With there being multiple answers already, I feel a little weird about posting one of my own... but if it's an essay needed to be convincing, then an essay there shall be.
No, Player B Cannot Tribute Crooked Cook In This Scenario
The cornerstone of the confusion, as I understand it, is a false (albeit commonly made) equivalency between certain cards which handle this sort of interaction differently from one another. Specifically, the cards The Monarchs Stormforth and Lava Golem are being regarded as "doing the same thing," when in fact there are fundamental separations between the two. These separations - which unfortunately are more nuanced than they ought to be, given the prevalence of the Kaijus - are the tools we will use to evaluate the problem at hand. Let us investigate.
There is already an existing ruling for The Monarchs Stormforth, regarding Forbidden Lance:
A monster that has been affected by the effect of "Forbidden Lance" cannot be Tributed for a Tribute Summon using the effect of "The Monarchs Stormforth".
The question further raised here is, to quote OP,
Ok, but then it states that:
This card can be activated even if your opponent does not control any monsters.
This effect is not only applied to monsters your opponent controls when the effect resolves.
Is there a discrepancy here? Well, no - not really. Let us examine the effect of The Monarchs Stormforth:
Once during this turn, if you would Tribute a monster for a Tribute Summon, you can Tribute 1 monster your opponent controls even though you do not control it.
It's important to recognize here that this is not an effect being applied to monsters on the field at resolution - this is an effect that gives the player an additional "thing" to do for the duration of the turn. The distinction, of course, being that any monsters summoned after the resolution of The Monarchs Stormforth are also legal tributes by its effect.
Here's the rub: even though this isn't an effect being applied to the tributed monster at the time of resolution, it's still the effect of a spell card. Any tributes of the opponent's monster by the effect of The Monarchs Stormforth are exactly that: Tributes by the effect of The Monarchs Stormforth. So, if a monster is unaffected by Spell Card effects, then it cannot be tributed by the effect of a Spell Card. By this reasoning alone, we have enough to see why Crooked Cook cannot be tributed in the given scenario - while Crooked Cook is unaffected by other card effects, it cannot be tributed by the effect of Spell cards - like The Monarchs Stormforth.
Now, while we have technically answered the original question, it would be worthwhile to address the "part 2" of the question that came up after the fact: "So why can monsters like 'Lava Golem' tribute unaffected cards?"
This is a detail that eludes the understanding of many players, across all skill levels - yet it is an extraordinarily important concept to grasp:
Lava Golem can tribute unaffected cards because it is not using an effect to do so.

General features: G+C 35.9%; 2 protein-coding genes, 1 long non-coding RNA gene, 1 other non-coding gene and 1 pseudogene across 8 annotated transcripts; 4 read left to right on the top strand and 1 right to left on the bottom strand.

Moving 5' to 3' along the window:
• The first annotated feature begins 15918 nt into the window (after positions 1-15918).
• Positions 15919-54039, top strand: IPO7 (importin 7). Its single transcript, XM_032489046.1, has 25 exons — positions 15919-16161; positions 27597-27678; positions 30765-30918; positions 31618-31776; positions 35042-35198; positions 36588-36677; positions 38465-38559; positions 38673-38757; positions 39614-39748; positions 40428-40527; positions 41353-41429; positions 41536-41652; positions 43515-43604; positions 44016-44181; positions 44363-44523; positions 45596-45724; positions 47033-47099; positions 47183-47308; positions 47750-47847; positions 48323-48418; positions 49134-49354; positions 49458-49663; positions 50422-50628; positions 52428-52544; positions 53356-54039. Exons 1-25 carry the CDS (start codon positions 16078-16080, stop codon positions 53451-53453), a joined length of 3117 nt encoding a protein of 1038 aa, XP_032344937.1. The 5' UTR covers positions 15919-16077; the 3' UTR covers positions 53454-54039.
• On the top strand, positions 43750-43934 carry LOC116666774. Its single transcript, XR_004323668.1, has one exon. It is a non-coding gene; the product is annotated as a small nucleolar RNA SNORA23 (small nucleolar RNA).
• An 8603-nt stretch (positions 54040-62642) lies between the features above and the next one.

Understandably, this throws a large number of people for a loop. We can show that the summon of Lava Golem, in fact, is not a monster effect by trying to determine which class of monster effect it would be classified under - and subsequently recognize that it meets the criteria for none of them.
According to Konami's Problem-Solving Card Text rules,
All card effects that make a Chain Link include a colon " : " or a semicolon " ; " somewhere in their text (possibly both). If a card effect does not use either, it does not make a Chain Link.
So, we know that the summon of Lava Golem does not create a chain, and thus cannot be an activated effect. Because it is not an activated effect, it immediately rules out all but one of the types of monster effects according to the Official Rulebook - all that remains is for Lava Golem's summon to be by a Continuous Effect, except...
[A Continous Effect] is active while the Effect Monster Card is face-up on
the field. The effect starts when the face-up monster appears
on the field, and ends once that monster is gone or is no longer
Obviously, this cannot be the case - Lava Golem is in our hand when we go to summon it, so it doesn't meet the definition of a continuous effect. We have thus shown that Lava Golem's summon is not considered to be the application of a monster effect. So, what is it?
Lava Golem, and cards like it (e.g. the Kaijus, Quickdraw Synchron, Santa Claws, Spell Striker, &c) have a Summoning Procedure that the player carries out.
To my knowledge, there is no explicit documentation from Konami on this matter, so I can offer no official explanation. However, the concept is: the monsters tributed to summon Lava Golem are not tributed by a monster effect. The Spell banished from the GY to summon Spell Striker is not banished by a monster effect. The card sent from the hand to the GY to summon Quickdraw Synchron is not sent by a monster effect.
The cards in these scenarios are tributed/banished/sent to GY by the player, not by any card or effect, in exactly the same respect as Tuners/Non-Tuners are sent to GY for a Synchro Summon, or Link materials for a Link Summon, or "contact fusion" materials for a "contact fusion". It is not a card that is considered by the game state to be doing anything - it is you, the player. And because these methods are not considered to be card effects, no protection against them is offered to any card made unaffected by other card effects.
Hope this clears up any remaining confusion.